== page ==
Chicago Fed History: Introduction
Today, the words, Federal Reserve System, are recognized all over the world. But it was not always this way. The Federal Reserve was created following several false starts in the centuries preceding it. In the early years of this country, there was a struggle between rural and business interests about monetary policy. People in the rural areas thought that the states should hold control. Business interests thought otherwise.
The Era of the First Bank of the United States
In 1789, Alexander Hamilton, Secretary of the U.S. Treasury, started to argue loudly for the creation of a central bank. Thomas Jefferson, Secretary of State, insisted that this violated the Constitution. By 1791, Hamilton's view had prevailed.
"Whereas it is conceived that the establishment of a bank for the United States...will be very conducive to the successful conducting of the national finances; will tend to give facility to the obtaining of loans, for the use of Government,...and will be productive of considerable advantage to trade and industry in general: Therefore, be it enacted, etc. That a Bank of the United States shall be established."1 With those words, the First Bank of the United States was granted a charter for 20 years.
It was jointly owned by the U.S. government and private individuals with stock worth $10,000,000. Twenty-five directors managed its operations &mdash: five from the government and 20 from industry. Headquartered in Philadelphia, it had offices in most major U.S. cities and took bank deposits and offered loans.2 It also was the government's bank — collecting taxes, paying its bills and granting it loans. By the time its charter was up for renewal in 1811, the general feeling was that it had become too powerful. Its charter was not renewed.
A Second Look at National Banking
Not all agreed that the First Bank had been too powerful. Commerce had thrived during its existence. The drive for a national bank continued. The problems funding the War of 1812 helped those who wanted another national bank to gain support. By 1816, resistance to the idea of a national bank had dropped in Congress. Many former opponents, including Sen. Henry Clay, now supported the idea. The Second Bank of the United States was chartered.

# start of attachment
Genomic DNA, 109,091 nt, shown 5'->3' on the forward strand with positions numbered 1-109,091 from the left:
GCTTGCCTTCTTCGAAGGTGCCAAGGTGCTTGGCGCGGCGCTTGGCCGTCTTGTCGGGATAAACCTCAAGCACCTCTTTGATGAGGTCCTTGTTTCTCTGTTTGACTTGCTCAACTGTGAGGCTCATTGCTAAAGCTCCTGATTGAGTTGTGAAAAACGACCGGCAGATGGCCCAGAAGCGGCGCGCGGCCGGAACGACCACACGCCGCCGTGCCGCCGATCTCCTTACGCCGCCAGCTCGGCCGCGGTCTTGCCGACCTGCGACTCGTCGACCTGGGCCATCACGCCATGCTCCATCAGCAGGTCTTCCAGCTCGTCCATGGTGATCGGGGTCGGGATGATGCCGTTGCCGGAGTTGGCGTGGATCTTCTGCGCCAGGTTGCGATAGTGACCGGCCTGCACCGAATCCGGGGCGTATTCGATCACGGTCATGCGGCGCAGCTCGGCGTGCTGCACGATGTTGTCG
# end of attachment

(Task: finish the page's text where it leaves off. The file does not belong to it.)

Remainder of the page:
In 1816, the Second Bank was organized. Its structure was similar to the First Bank, but it was much larger. The stock of the Second Bank was worth $35,000,000. Again, the rural interests and owners of small business became concerned over the economic power the bank and the power of the men who controlled it. The election of Andrew Jackson as president signalled even greater problems for the Bank. In his inaurgural speech of 1829, he said the recharter of the Bank should be looked at quickly, since its powers were "well questioned by a large portion of our fellow cizitens."3 In 1832, Congress approved the renewal of its charter, but President Andrew Jackson agreed with those opposed to the bank and vetoed the recharter. Following the veto, support for the bank dwindled and the bank closed in 1841.
The National Banking Act Helps in a Time of War
Following a time of financial troubles, for the country, the National Banking Act of 1863 was passed and signed into law by Abraham Lincoln. This created banks that could have offices in all states in the country, but did not create a central bank. "One of the most serious defects in our banking system is the absence of any strong, quieting hand which can enforce united actions by the banks," said Thomas Conway and Ernest Patterson.4 Although this act tried to create financial stability throughout the country, financial turmoil and bank runs were typical of the decades following its passage. This set the stage for the creation of the Federal Reserve System.